The Upper North Fork drainage on the Salmon-Challis National Forest is targeted for further fuels reduction treatments through the Joint Chiefs' Landscape Restoration Partnership. The goal of this partnership program is to improve the health and resiliency of forest ecosystems where public and private lands meet through a partnership between the Forest Service and Natural Resources Conservation Service. Wildfire, invasive species, and insect and disease damage aren’t going to stop at the boundaries of private and public land. Up to 700 acres of private land in the drainage is planned for treatment through this Upper North Fork Wildland Urban Interface Joint Chiefs’ Landscape Restoration project (a fiscal years 2015/2016 project). These lands are adjoining Forest Service land planned for fuels reduction treatment in the Salmon-Challis National Forest'sUpper North Fork Ecosystem Restoration Project.
Your National Forests are full of life with abundant animals, plants and water. Almost everything we do has an impact on nature and the environment. This is where the water you drink comes from. So don’t you think you need to learn more about your National Forest? Discover your National Forest. Learn together how we impact each other. The Forest Service would like to invite all of you to use your imagination and discover new animals and plants along the way. Get out and play where the other you lives.
Wildland Firefighters on Rappel capable crews, come from all over the nation each spring to train at the National Rappel Program’s Rappel Academy at Salmon AirBase, in Salmon, Idaho.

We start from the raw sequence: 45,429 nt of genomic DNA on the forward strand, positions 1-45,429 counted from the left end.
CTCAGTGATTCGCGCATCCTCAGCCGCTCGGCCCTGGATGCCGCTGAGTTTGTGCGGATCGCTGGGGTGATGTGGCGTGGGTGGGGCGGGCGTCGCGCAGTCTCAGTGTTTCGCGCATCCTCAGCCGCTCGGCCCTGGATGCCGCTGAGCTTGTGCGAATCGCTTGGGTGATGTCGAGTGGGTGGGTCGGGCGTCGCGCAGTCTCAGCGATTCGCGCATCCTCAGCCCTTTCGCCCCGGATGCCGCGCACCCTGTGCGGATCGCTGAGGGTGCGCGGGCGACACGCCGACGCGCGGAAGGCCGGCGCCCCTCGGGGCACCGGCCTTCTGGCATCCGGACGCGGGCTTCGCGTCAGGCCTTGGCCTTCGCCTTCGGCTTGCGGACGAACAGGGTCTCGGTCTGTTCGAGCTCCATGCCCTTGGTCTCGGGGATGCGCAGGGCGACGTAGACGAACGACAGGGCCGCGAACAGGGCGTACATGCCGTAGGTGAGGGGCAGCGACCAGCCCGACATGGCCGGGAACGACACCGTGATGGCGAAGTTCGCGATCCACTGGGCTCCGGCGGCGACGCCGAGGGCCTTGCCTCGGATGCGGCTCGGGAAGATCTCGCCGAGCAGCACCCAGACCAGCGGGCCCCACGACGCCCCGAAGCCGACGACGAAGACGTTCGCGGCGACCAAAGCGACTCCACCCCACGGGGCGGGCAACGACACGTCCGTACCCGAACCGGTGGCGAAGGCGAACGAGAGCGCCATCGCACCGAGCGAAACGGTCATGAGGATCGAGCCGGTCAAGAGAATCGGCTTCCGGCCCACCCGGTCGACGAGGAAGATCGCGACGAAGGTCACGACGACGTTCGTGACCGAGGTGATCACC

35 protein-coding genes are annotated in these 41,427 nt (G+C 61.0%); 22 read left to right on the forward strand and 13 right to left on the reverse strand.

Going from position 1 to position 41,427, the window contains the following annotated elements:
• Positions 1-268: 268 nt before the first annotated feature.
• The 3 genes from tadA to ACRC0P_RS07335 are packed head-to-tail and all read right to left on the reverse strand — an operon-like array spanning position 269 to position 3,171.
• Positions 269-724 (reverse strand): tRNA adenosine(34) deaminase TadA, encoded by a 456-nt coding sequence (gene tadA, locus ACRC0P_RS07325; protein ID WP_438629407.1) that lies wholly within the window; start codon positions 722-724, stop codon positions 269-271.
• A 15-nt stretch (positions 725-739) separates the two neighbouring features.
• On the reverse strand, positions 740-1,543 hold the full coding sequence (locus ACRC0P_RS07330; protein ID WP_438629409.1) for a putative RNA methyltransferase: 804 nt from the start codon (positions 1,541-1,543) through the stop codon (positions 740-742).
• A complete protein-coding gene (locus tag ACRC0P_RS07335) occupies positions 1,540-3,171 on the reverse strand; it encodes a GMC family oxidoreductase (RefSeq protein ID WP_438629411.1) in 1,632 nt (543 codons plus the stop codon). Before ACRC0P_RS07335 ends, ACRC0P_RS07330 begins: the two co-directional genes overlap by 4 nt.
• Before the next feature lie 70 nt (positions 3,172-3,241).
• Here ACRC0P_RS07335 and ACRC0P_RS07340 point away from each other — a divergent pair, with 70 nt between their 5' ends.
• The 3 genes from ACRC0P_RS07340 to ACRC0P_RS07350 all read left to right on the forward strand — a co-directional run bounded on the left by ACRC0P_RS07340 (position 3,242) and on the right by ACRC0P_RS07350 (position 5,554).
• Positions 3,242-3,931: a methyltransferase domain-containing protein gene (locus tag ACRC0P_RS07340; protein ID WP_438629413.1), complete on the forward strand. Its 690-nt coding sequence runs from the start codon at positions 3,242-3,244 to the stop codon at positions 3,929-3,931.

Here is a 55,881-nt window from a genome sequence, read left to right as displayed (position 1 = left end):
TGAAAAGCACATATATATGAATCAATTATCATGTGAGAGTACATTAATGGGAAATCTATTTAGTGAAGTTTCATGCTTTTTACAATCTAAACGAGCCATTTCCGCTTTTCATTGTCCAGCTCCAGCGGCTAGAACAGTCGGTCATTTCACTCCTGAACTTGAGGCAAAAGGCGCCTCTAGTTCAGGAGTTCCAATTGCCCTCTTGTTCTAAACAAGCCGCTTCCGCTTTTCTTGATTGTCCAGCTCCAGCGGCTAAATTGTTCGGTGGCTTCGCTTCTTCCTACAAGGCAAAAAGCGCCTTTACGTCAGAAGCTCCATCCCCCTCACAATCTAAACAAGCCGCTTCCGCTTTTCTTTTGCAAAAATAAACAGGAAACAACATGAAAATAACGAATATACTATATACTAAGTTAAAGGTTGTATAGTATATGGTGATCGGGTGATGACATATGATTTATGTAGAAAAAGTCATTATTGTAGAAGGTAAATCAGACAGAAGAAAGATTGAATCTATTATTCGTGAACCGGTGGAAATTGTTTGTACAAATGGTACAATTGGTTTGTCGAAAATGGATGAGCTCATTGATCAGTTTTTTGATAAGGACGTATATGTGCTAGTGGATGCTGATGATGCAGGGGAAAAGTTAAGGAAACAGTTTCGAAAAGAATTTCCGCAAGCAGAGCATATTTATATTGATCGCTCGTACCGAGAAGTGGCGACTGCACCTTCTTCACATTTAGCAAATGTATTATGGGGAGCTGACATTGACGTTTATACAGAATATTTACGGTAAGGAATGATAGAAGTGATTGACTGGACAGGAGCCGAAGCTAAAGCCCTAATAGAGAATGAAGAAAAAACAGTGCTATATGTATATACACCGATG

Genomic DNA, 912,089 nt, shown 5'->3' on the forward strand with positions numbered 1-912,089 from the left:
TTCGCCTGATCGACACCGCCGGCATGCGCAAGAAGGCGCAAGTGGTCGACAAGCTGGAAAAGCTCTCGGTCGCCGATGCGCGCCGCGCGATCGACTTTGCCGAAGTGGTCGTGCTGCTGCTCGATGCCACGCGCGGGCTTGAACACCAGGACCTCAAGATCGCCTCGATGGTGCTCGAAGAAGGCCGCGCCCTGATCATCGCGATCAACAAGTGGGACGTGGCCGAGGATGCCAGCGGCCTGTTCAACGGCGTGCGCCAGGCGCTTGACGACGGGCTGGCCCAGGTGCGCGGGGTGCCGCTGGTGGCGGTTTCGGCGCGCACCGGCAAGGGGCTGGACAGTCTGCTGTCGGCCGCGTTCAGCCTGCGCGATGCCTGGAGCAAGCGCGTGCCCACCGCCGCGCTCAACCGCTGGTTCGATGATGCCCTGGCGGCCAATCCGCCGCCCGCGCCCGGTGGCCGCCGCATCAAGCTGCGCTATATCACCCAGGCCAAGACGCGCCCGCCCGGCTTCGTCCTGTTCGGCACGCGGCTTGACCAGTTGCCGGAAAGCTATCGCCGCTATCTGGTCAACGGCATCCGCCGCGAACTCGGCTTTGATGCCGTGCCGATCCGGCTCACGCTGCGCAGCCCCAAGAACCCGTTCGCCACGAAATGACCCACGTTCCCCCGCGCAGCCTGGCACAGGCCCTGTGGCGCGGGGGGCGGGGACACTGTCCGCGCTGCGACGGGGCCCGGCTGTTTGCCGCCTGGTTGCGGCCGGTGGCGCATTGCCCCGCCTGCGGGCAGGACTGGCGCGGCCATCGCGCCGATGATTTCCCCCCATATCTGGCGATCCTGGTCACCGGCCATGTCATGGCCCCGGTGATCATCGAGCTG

Wildland fire aircraft play a critical role in supporting firefighters on wildland fires. Helicopters also deliver aerial crews called Rappellers to wildland fires. These are specially trained firefighters that rappel from helicopters in order to effectively and quickly respond to fires in remote terrain.
Rappellers may land near a wildfire but if there is no landing zone close by they can utilize their skills to rappel from the hoovering helicopter. Once on the ground, crews fight the fires using hand tools, chainsaws, and other firefighting tools.
Filmed and edited by Charity Parks.
Latest news on the Greater Sage-Grouse Conservation Effort
Idaho state law currently allows individuals under 16 years old to operate off-highway vehicles (OHV) on National Forest System roads whether or not they have a driver's license. When traveling on National Forest System roads to or from your favorite camping or hunting spot, you may encounter other drivers of all ages with varying experience levels and different types of motorized vehicles. Please take extra care to watch for all kinds of traffic to avoid life-altering collisions on roads managed by your national forest.
Recreational Drone Tips
The following tips are for responsible, hobby
or recreational use of Unmanned Aircraft Systems (UAS) or “Drones” on National Forest System Lands
-Know where to fly
-Follow FAA guidelines
-Protect Wildlife & the Environment
-Fly Safely, Stay in Control